What God Can Do with Small Things

Servanthood is large when tasks are small–small things hold value in the economy of God.

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Posted in , Jun 4, 2015

Clothes hanging in the sun. The gift of small tasks!

When I saw the big, round, tub-belly of the washing machine in the middle of the kitchen floor, I knew things weren’t good.

I set my bag on the counter and walked to the washroom. The top half of my husband Lonny was inside the washer. There was grease on his Levis, and he wore work boots.

“Uh-oh,” I said. “Again?”

Lonny stood. His hair was wild, and his face was red.  

“It’s the motor,” he said. “I have another broken one in the garage. Between the two, I can rebuild one to last until a new one arrives.”

Lonny spent the rest of Memorial Day pulling apart motors and rebuilding. Piece by piece. Then he graded Samuel’s algebra. Then he helped another son register for summer classes. I did the bedtime routine, unloaded the dishwasher and looked at lesson plans for the next day. Lonny and I take care of things. A million little services go into keeping the family afloat.

READ MORE: REST FOR THE SOUL

A friend of mine has had a lot going on, too. Her parents have been ill, and she and her husband are caring for them while they raise their own family. A plethora of life- details are showered each day on their loved ones. I watch and see something beautiful.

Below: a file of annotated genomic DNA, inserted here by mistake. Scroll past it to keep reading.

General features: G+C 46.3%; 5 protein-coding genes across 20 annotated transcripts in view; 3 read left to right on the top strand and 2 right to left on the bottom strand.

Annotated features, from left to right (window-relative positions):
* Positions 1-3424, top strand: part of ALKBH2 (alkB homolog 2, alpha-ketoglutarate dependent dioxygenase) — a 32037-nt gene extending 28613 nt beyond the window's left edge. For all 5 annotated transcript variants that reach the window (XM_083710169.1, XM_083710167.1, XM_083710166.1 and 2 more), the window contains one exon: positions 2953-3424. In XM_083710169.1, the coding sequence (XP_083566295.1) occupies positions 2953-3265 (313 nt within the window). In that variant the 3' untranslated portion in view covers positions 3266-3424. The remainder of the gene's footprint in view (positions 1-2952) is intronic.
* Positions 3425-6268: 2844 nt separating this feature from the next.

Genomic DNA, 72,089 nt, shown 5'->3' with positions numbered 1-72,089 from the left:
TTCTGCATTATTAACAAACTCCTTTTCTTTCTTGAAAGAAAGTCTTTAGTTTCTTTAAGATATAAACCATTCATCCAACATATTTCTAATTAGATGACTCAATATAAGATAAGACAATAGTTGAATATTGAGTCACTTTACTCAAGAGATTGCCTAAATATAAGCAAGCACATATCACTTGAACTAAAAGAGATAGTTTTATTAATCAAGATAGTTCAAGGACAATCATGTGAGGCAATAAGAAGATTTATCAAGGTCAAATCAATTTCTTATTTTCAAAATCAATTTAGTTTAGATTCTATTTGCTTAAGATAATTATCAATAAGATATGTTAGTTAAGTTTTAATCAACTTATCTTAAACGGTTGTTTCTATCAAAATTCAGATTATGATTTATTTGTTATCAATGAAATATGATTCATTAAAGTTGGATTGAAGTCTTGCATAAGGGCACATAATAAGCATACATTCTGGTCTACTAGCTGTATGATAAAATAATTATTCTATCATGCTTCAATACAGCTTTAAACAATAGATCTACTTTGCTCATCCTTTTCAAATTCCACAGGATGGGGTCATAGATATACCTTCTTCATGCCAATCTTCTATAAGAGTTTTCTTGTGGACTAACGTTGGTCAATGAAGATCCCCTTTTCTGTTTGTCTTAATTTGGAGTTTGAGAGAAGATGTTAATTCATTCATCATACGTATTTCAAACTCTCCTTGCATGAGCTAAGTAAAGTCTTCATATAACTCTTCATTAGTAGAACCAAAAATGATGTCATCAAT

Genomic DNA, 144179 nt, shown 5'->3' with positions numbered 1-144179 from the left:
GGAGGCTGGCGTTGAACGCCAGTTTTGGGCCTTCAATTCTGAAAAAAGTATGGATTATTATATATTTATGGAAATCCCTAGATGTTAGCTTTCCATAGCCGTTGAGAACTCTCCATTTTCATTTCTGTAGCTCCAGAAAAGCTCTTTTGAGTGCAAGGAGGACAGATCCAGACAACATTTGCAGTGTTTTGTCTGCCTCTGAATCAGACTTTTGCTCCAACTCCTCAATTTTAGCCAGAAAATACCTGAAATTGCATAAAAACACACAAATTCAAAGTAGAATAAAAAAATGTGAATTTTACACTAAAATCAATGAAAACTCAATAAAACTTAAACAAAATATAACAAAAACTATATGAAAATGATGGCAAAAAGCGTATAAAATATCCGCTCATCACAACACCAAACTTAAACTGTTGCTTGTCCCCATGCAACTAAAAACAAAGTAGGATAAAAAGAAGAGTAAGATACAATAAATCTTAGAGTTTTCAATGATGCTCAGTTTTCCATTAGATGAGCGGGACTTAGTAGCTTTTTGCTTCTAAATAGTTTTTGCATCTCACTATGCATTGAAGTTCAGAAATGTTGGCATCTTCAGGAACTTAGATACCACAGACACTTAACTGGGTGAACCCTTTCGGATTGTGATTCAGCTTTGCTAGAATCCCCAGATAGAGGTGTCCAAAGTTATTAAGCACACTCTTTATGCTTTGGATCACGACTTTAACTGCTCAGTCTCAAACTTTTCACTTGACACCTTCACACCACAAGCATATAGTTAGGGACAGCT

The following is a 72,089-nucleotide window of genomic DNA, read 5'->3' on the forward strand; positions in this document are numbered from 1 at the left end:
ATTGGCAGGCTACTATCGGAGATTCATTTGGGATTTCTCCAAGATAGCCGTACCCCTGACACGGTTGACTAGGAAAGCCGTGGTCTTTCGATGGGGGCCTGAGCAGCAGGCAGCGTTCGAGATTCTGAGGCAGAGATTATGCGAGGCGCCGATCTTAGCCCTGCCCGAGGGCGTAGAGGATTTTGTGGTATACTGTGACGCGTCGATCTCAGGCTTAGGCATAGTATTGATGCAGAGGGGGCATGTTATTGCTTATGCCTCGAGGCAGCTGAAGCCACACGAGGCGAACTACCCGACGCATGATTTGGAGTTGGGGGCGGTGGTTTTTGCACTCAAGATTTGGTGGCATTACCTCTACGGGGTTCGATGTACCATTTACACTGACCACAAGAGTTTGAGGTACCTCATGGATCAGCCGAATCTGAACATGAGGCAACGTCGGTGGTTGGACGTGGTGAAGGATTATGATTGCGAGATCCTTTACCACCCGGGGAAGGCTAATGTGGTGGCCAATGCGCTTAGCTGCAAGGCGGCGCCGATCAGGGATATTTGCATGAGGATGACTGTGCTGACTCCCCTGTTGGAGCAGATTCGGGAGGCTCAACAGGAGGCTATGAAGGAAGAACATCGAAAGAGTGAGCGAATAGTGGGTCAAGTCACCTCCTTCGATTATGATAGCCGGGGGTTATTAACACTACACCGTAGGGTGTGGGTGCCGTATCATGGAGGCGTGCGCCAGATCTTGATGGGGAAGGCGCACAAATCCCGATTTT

Servanthood is large when tasks are small.

When we serve others on a day-to-day, moment-to-moment basis, we’re loving with the love of Christ. Even when the tasks seem mundane, trivial or common. Like finding socks. Or packing lunches. Driving children. Running errands. Providing food. Providing care.

Small things hold value in the economy of God.

If I pause to consider this, numerous examples from Scripture come to mind:

  • A small boy and the small lunch that fed the multitudes (John 6:9)
     
  • A small amount of oil and flour that didn’t run out (I Kings 17:16)
     
  • Faith small as a mustard seed (Matthew 17:20)
     
  • A small man who climbed a tree to see Jesus (Luke 19:4)
     
  • A boy with a slingshot and  a small stone (I Samuel 17:49)
     
  • A small girl raised from the dead (Luke 8:54)
     
  • A small babe sent to save us. (Matthew 1:21)

In the Word, the small is significant.

Lonny worked hard that night, prodding the motor along. At the end of the evening, we listened to the working washer chug and whir.

It was the sound of serving others and pleasing God.

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